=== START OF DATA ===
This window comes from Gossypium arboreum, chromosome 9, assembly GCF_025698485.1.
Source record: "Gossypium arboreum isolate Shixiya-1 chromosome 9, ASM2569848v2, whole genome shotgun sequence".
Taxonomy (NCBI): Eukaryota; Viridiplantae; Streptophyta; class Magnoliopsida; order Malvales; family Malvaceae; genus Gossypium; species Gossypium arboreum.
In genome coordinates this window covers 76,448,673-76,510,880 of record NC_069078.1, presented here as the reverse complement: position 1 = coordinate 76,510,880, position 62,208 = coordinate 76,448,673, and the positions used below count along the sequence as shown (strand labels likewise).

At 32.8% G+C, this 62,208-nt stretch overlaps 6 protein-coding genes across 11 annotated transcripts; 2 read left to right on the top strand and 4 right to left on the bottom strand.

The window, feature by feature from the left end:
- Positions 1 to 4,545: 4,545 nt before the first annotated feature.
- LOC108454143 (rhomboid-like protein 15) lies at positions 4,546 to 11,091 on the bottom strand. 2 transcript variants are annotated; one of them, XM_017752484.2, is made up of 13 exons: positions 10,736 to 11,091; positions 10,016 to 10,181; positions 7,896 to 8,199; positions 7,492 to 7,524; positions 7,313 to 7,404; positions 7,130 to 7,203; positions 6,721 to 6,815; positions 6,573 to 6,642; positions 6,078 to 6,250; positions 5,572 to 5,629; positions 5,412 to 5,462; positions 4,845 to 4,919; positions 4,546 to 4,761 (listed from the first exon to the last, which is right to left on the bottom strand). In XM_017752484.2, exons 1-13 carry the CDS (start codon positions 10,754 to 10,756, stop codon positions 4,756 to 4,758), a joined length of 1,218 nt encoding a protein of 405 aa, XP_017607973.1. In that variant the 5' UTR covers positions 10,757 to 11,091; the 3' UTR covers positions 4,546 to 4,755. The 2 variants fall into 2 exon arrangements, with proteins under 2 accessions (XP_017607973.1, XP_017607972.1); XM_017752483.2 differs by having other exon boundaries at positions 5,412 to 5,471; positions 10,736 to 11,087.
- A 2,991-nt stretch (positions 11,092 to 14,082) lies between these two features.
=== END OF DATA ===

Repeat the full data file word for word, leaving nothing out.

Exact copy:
This window comes from Gossypium arboreum, chromosome 9, assembly GCF_025698485.1.
Source record: "Gossypium arboreum isolate Shixiya-1 chromosome 9, ASM2569848v2, whole genome shotgun sequence".
Taxonomy (NCBI): Eukaryota; Viridiplantae; Streptophyta; class Magnoliopsida; order Malvales; family Malvaceae; genus Gossypium; species Gossypium arboreum.
In genome coordinates this window covers 76,448,673-76,510,880 of record NC_069078.1, presented here as the reverse complement: position 1 = coordinate 76,510,880, position 62,208 = coordinate 76,448,673, and the positions used below count along the sequence as shown (strand labels likewise).

At 32.8% G+C, this 62,208-nt stretch overlaps 6 protein-coding genes across 11 annotated transcripts; 2 read left to right on the top strand and 4 right to left on the bottom strand.

The window, feature by feature from the left end:
- Positions 1 to 4,545: 4,545 nt before the first annotated feature.
- LOC108454143 (rhomboid-like protein 15) lies at positions 4,546 to 11,091 on the bottom strand. 2 transcript variants are annotated; one of them, XM_017752484.2, is made up of 13 exons: positions 10,736 to 11,091; positions 10,016 to 10,181; positions 7,896 to 8,199; positions 7,492 to 7,524; positions 7,313 to 7,404; positions 7,130 to 7,203; positions 6,721 to 6,815; positions 6,573 to 6,642; positions 6,078 to 6,250; positions 5,572 to 5,629; positions 5,412 to 5,462; positions 4,845 to 4,919; positions 4,546 to 4,761 (listed from the first exon to the last, which is right to left on the bottom strand). In XM_017752484.2, exons 1-13 carry the CDS (start codon positions 10,754 to 10,756, stop codon positions 4,756 to 4,758), a joined length of 1,218 nt encoding a protein of 405 aa, XP_017607973.1. In that variant the 5' UTR covers positions 10,757 to 11,091; the 3' UTR covers positions 4,546 to 4,755. The 2 variants fall into 2 exon arrangements, with proteins under 2 accessions (XP_017607973.1, XP_017607972.1); XM_017752483.2 differs by having other exon boundaries at positions 5,412 to 5,471; positions 10,736 to 11,087.
- A 2,991-nt stretch (positions 11,092 to 14,082) lies between these two features.